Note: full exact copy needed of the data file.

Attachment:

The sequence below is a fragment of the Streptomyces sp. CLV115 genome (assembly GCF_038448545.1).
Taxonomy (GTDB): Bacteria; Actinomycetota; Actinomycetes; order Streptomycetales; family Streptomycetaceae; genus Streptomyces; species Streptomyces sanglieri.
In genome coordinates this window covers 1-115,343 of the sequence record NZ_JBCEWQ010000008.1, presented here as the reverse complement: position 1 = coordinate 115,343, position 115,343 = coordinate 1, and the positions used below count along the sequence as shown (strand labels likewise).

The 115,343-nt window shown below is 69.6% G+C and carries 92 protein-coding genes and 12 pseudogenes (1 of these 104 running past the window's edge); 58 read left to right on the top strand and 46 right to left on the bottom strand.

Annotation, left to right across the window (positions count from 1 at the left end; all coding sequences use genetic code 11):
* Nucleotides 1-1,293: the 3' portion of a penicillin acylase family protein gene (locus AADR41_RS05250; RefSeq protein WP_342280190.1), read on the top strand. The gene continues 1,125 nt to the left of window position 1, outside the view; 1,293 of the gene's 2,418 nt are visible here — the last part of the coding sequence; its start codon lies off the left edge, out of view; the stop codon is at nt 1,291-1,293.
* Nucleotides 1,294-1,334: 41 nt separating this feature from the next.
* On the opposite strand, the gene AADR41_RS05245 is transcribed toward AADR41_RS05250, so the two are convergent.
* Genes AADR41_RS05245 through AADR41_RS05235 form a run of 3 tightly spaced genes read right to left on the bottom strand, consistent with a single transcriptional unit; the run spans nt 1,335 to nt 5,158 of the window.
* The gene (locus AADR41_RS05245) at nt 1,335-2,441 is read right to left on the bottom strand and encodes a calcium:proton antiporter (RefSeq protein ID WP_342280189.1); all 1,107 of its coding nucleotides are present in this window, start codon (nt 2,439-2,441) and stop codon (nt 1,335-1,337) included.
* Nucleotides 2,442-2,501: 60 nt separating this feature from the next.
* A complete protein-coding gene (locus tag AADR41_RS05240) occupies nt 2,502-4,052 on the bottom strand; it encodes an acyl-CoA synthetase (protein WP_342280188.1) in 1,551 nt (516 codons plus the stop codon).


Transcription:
The sequence below is a fragment of the Streptomyces sp. CLV115 genome (assembly GCF_038448545.1).
Taxonomy (GTDB): Bacteria; Actinomycetota; Actinomycetes; order Streptomycetales; family Streptomycetaceae; genus Streptomyces; species Streptomyces sanglieri.
In genome coordinates this window covers 1-115,343 of the sequence record NZ_JBCEWQ010000008.1, presented here as the reverse complement: position 1 = coordinate 115,343, position 115,343 = coordinate 1, and the positions used below count along the sequence as shown (strand labels likewise).

The 115,343-nt window shown below is 69.6% G+C and carries 92 protein-coding genes and 12 pseudogenes (1 of these 104 running past the window's edge); 58 read left to right on the top strand and 46 right to left on the bottom strand.

Annotation, left to right across the window (positions count from 1 at the left end; all coding sequences use genetic code 11):
* Nucleotides 1-1,293: the 3' portion of a penicillin acylase family protein gene (locus AADR41_RS05250; RefSeq protein WP_342280190.1), read on the top strand. The gene continues 1,125 nt to the left of window position 1, outside the view; 1,293 of the gene's 2,418 nt are visible here — the last part of the coding sequence; its start codon lies off the left edge, out of view; the stop codon is at nt 1,291-1,293.
* Nucleotides 1,294-1,334: 41 nt separating this feature from the next.
* On the opposite strand, the gene AADR41_RS05245 is transcribed toward AADR41_RS05250, so the two are convergent.
* Genes AADR41_RS05245 through AADR41_RS05235 form a run of 3 tightly spaced genes read right to left on the bottom strand, consistent with a single transcriptional unit; the run spans nt 1,335 to nt 5,158 of the window.
* The gene (locus AADR41_RS05245) at nt 1,335-2,441 is read right to left on the bottom strand and encodes a calcium:proton antiporter (RefSeq protein ID WP_342280189.1); all 1,107 of its coding nucleotides are present in this window, start codon (nt 2,439-2,441) and stop codon (nt 1,335-1,337) included.
* Nucleotides 2,442-2,501: 60 nt separating this feature from the next.
* A complete protein-coding gene (locus tag AADR41_RS05240) occupies nt 2,502-4,052 on the bottom strand; it encodes an acyl-CoA synthetase (protein WP_342280188.1) in 1,551 nt (516 codons plus the stop codon).